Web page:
Many of my previous posts have described the relationships among various types of knowledge: decisions, criteria, alternatives, requirements, risks, plans, etc. There’s method (actually science) to my madness; here’s the Decision Driven® Information Architecture that I believe illustrates how decisions glue together all other types of future-creating knowledge.
If you unbundle this information architecture and represent it as a single decision transform, you get a Decision Trace diagram:
From my experience, all of these information objects and relationships are both true and useful. Failure to capture these types of data increases the risk of decision failure. Failure to understand the relationships creates lots of knowledge that floats about, disconnected from its decision context. Failure to maintain appropriate and continuous traceability (links) between these objects condemns you to have to recreate (if possible) your thinking if and when things change.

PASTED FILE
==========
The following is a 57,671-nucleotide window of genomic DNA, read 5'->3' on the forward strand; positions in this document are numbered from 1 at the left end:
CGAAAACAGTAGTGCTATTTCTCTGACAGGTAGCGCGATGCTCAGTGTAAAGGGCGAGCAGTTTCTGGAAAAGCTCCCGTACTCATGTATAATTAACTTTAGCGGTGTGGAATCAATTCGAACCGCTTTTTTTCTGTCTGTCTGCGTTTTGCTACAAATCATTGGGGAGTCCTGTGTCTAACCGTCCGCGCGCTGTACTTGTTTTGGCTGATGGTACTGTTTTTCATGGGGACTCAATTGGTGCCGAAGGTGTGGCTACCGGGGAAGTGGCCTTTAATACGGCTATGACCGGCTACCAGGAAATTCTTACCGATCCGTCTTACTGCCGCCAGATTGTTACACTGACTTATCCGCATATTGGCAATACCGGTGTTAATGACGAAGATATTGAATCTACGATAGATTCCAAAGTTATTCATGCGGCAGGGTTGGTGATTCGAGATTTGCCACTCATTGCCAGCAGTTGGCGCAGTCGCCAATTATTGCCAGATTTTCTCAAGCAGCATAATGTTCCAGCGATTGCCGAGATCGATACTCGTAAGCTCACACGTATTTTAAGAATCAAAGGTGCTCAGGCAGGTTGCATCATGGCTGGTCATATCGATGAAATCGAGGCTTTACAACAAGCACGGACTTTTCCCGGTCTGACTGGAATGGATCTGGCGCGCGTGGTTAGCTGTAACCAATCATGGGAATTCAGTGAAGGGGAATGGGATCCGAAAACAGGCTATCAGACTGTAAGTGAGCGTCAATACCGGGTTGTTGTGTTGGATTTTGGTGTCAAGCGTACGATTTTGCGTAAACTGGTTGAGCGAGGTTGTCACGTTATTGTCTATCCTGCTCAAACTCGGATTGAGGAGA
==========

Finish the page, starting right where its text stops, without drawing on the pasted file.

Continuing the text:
Of course, there are probably 10 synonyms for every class of object shown, so your first task may be to map your terminology to this universal model. Once you do, I’ll be surprised if you can identify any additional types of information or links that are vital to the “future-creating” parts of strategy, systems engineering or new product development.
Reduce your risk of decision failure by capturing rich decision traceability within the Decision Driven® Solutions Framework (DDSF). Please contact the Decision Driven® Solutions team at email@example.com or firstname.lastname@example.org to start your free trial of DDSF.